Saturday, January 16, 2010

Haiti Earthquake: It's Not Just Port au Prince

"Outside Port-au-Prince, 'towns are absolutely destroyed' "
CNN (January 15, 2010)

"Jacmel was the artsy town Kathryn Bolles would travel to on weekends, a respite from the bustle of Haiti's capital, Port-au-Prince.

"But when a colleague with the Save the Children organization returned from once-scenic Jacmel on Friday, Bolles said he was traumatized.

" 'He said it's horrible what's happened there,' said Bolles, the emergency health and nutrition director for Save the Children in Haiti. 'People are lost, dead, missing. Houses are down and facilities are down. It sounded similar to what we're seeing here in Port-au-Prince.'

"Attention has focused on Port-au-Prince since Tuesday's 7.0-magnitude quake, as it is the country's most populous city -- at more than 1.2 million people -- and has suffered tremendous devastation. Thousands of homeless victims have taken to sleeping in the streets, without food, water and medical attention. Others are buried beneath the rubble, and rescuers have miraculously pulled out survivors who were entombed by the debris...."

I've been wondering about places in Haiti that weren't Port au Prince. It's understandable that news coverage would focus on Haiti's capital. A lot of people lived there, reporters who were in Haiti when the quake hit would be likely to be in the capital, and communications facilities might be concentrated there.

Still, the dead silence about what had happened outside Haiti's capital had concerned me.

Jacmel, by the way, is about 20 miles southwest of Port au Prince.

The epicenter of Tuesday's quake seems to have been about 10 miles southwest of Port au Prince. (January 13, 2010) Which would be about halfway between the capital and Jacmel.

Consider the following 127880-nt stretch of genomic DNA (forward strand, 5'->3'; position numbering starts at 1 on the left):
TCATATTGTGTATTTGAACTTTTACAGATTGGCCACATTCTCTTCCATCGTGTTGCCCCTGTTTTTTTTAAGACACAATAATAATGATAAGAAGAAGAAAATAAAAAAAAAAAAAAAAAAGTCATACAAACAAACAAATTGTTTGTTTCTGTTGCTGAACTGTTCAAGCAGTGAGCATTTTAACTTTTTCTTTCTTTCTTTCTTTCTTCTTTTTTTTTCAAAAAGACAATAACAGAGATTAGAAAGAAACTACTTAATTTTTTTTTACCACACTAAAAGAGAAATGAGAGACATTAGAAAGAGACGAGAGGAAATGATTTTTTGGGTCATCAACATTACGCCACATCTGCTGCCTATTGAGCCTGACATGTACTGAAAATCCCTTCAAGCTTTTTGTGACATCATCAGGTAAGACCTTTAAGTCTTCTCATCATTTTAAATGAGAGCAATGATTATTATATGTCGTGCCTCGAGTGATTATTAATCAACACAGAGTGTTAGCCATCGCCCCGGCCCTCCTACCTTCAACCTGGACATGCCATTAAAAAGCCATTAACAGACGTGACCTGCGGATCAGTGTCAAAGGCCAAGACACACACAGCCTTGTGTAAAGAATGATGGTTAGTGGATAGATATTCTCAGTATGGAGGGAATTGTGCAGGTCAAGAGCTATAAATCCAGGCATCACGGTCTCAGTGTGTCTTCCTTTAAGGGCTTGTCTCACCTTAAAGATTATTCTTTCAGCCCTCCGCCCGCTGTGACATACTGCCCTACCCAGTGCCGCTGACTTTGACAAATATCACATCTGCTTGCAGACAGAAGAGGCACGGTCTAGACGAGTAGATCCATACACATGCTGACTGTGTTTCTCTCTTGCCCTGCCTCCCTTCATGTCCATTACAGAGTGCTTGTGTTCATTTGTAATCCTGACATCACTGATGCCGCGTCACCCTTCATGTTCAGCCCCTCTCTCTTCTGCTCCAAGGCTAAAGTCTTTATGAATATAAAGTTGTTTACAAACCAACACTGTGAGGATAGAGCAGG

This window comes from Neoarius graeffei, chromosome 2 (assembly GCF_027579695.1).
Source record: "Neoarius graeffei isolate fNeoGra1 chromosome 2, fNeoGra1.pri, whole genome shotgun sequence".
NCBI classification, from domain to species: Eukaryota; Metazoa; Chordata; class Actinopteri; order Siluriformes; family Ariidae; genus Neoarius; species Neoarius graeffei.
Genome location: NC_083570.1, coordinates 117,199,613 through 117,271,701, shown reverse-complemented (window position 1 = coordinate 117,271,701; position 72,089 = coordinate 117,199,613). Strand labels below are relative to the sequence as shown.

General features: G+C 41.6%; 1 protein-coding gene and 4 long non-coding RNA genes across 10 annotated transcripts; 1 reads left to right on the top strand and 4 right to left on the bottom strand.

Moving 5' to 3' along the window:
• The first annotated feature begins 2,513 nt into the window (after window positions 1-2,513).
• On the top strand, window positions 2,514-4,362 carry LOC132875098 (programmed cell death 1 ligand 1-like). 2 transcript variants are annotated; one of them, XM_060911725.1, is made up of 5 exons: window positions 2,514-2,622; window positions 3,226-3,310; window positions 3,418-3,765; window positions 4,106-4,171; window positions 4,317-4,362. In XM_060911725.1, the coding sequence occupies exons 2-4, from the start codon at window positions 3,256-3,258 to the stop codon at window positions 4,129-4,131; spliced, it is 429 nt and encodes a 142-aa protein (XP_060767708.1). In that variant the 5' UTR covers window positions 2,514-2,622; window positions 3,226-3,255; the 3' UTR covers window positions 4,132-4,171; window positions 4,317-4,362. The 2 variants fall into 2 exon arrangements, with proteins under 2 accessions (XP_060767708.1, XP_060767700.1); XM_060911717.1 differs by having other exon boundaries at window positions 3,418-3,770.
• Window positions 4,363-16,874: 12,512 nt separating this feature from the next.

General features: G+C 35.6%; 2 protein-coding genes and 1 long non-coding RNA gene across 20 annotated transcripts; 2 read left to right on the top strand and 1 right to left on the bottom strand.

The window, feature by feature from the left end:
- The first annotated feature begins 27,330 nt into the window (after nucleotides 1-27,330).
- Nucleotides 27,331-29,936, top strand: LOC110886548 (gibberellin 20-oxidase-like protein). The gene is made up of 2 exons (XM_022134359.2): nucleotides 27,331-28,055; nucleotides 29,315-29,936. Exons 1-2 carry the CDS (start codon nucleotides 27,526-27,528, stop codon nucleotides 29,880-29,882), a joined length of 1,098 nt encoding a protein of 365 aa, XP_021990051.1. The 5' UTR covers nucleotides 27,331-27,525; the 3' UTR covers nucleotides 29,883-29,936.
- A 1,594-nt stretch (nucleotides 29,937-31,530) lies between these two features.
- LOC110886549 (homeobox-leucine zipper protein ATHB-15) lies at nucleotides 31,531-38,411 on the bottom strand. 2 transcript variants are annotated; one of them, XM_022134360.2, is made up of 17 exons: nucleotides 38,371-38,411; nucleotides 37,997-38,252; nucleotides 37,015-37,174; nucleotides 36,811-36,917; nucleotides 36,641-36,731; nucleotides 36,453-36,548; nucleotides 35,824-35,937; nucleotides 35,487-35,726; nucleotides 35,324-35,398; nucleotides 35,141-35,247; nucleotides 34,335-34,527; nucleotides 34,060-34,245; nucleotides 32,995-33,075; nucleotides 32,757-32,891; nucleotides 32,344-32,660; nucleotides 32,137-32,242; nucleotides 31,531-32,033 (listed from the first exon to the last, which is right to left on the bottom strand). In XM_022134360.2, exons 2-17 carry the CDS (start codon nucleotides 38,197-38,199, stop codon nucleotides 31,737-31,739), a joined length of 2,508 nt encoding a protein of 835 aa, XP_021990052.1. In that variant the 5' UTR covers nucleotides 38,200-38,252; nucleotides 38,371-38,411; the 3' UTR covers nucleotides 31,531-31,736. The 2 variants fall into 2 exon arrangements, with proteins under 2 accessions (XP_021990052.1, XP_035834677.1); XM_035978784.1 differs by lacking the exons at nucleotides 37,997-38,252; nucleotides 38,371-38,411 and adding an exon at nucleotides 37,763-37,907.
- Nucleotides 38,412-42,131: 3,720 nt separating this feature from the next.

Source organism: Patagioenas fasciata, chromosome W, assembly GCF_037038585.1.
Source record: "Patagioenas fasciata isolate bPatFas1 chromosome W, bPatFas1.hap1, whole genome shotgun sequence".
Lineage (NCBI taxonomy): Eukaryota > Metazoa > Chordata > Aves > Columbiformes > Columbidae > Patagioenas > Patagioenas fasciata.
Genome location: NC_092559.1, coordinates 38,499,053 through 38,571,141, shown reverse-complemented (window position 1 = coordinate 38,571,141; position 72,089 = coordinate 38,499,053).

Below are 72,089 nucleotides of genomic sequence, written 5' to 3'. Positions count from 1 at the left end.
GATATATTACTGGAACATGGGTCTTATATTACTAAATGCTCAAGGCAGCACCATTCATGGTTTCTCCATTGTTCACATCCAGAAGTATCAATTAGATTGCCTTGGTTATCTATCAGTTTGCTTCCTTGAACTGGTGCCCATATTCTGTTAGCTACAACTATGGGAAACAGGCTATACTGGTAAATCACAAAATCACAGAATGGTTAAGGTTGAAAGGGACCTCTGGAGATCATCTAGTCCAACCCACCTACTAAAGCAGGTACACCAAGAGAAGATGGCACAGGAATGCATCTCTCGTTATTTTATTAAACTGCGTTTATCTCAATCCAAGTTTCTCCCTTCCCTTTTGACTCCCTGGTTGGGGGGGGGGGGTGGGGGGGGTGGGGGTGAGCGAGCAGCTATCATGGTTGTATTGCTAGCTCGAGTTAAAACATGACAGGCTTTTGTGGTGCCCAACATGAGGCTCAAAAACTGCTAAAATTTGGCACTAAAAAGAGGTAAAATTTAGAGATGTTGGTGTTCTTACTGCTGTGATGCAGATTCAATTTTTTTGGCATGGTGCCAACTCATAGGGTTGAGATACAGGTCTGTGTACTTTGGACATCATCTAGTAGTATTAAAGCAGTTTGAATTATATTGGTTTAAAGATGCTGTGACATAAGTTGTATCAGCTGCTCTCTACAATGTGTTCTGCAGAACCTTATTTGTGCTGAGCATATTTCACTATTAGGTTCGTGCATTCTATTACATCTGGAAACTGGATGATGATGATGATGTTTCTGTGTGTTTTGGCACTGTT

View Larger Map
(from Google Maps)

Back to that CNN article:

"...Just to the west of Port-au-Prince is Carrefour, a city of 442,000 that felt violent shaking during the quake, according to the U.S. Geological Survey. Damage there is expected to be heavy -- reports have yet to come in, the agency said.

"West of that is Leogane, a city, like Carrefour, that is passed on the road to Jacmel. More than 30 miles further west of the capital is Petit-Goave -- all towns, Bolles said that are reeling from the quake.

"Leogane's main hospital was flattened, as were numerous other buildings, Bolles said. She said she heard the 'whole town had collapsed.'..."

That estimated Red Cross death toll? My guess is that it's going to be going up, as rescue and recovery teams get to more places in Haiti.

People have been underwriting rescue efforts at a great rate, but aid agencies will probably need more.

Copied from the top of this blog:

A list of charities you've probably heard about already, with links and some contact information: Also a list of posts in this, and two other blogs, about Haiti.

1 comment:

Anonymous said...

I agree and have been very frustrated with CNN, MSNBC, etc. for near exclusive coverage in Port au Prince. I have personal interest in a small area called Thor which is 1/2 mile from Carrfour. I've not seen or heard a single report from Carrfour, the epicenter. Last night I e-mailed CNN asking why they haven't expanded their coverage to outlying areas.

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